Icelandic by birth, Matthildur travelled the world before settling in Perú. Her draw to clothing followed artistic endeavors in drama therapy and dance as well as holistic studies, and she cofounded Elm Design 14 years ago. Realising that clothing can play a valuable role in creating the best possible image of oneself, Matthildur envisions timeless casual wear that makes women feel confident and empowered. A wardrobe for the modern woman; versatile and elegant, practical but luxurious and smart yet understated.
Joining the current Slow Fashion philosophy, MATTHILDUR works with small producers to support the development of local business and establish a human relationship with the garment makers, while using local material and resources whenever possible. Her designs always respect the spirit, sense and sensibility of a woman.
Pierre-Louis Mascia uses collage to create intricate patterns of surprising visual clarity which he prints allover wearable items. He seamlessly merges the achingly sharp and the softly organic in the same cadre, relying on sudden about-turns, unexpected parallels and optical duplicity. “I feel more like a dessinateur than a fashion designer. The mix of different patterns, a constant attention to the color palette and the use of certain materials define the identity of my collections” he says.
Mascia, a trained illustrator, hails from Toulouse, France. He launched the Pierre-Louis Mascia line in 2007, under the tutelage of the Uliassi brothers, owners of the Achille Pinto printing factory in Como, Italy, whose glorious history dates back to eight decades of excellence in the field. The collection started with scarves and subsequently grew into a lifestyle proposal which today includes knitwear, outerwear, backpacks, throws, cushions. The electricity of subdued contrast is the defining trait: design is clean, almost bare, while the eye is constantly stimulated by the psychedelic yet rigorous whirlwind of motifs and colors running on surfaces. The peaceful fight of Bauhaus strictness and Rococo abandon translates into a mix of control and anarchy.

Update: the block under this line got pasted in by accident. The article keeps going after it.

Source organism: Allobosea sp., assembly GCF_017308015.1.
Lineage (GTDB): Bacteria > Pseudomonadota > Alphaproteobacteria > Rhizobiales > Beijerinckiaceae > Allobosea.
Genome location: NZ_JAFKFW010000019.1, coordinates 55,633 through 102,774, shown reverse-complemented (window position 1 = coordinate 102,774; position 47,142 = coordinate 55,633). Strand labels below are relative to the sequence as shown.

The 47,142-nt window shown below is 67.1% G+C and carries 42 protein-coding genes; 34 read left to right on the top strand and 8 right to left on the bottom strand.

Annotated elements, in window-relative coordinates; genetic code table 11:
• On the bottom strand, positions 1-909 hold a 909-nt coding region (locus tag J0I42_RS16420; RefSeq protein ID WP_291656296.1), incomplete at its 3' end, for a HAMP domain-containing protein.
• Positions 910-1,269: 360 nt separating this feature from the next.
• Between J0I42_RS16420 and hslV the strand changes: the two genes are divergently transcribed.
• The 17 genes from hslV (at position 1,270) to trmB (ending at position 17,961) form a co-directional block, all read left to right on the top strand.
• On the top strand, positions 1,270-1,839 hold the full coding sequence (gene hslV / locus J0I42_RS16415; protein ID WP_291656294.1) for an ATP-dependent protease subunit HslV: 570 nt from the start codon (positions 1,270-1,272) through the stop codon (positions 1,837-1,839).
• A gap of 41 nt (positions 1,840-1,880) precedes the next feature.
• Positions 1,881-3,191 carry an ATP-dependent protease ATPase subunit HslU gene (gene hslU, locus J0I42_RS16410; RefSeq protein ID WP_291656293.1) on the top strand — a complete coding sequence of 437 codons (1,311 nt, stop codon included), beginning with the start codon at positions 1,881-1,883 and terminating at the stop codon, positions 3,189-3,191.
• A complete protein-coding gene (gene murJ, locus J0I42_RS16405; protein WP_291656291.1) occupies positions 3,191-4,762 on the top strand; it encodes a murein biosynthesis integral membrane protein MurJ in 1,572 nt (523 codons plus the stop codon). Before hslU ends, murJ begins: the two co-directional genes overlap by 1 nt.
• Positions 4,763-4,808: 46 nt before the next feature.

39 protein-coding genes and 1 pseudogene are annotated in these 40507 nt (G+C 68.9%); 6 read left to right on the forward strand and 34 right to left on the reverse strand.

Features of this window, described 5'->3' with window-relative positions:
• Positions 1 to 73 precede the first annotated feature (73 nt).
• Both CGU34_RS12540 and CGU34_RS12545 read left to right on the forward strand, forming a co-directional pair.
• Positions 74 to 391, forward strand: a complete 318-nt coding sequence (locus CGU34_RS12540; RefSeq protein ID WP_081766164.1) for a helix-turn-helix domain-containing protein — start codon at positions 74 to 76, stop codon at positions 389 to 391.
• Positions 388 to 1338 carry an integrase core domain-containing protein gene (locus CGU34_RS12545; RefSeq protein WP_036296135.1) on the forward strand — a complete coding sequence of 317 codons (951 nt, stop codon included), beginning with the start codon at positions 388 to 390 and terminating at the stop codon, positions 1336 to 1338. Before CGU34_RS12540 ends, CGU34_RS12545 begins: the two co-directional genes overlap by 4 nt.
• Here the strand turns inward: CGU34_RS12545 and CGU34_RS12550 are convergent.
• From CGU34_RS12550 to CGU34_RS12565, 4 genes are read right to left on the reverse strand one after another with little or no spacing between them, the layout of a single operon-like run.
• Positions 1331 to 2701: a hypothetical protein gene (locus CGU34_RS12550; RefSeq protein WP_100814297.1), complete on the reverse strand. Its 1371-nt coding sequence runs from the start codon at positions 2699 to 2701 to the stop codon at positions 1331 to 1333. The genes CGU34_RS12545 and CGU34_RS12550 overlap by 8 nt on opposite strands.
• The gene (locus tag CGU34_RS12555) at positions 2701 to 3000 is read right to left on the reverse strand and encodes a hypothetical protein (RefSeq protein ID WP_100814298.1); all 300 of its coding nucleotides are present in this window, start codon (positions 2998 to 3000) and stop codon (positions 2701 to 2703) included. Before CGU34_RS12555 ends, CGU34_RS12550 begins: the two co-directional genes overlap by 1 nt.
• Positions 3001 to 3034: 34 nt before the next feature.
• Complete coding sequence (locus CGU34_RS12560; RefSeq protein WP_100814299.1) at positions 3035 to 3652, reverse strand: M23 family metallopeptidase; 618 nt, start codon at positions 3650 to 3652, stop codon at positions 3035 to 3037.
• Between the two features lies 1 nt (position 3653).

Mascia’s compositions are flat patterns that usually begin in 3D, getting closer to their final, flat layout through a process emotional, intuitive edit. When worn, they regain volume. Everything provides inspiration: a mix of vintage fabrics or thorn book pages, laid out in op art mode; antique wallpapers and old pieces of clothing; a curtain, a shadow or maybe even the way tomes are put on a bookshelf. “It all comes from the guts” explains Mascia, who prefers the work to speak by itself.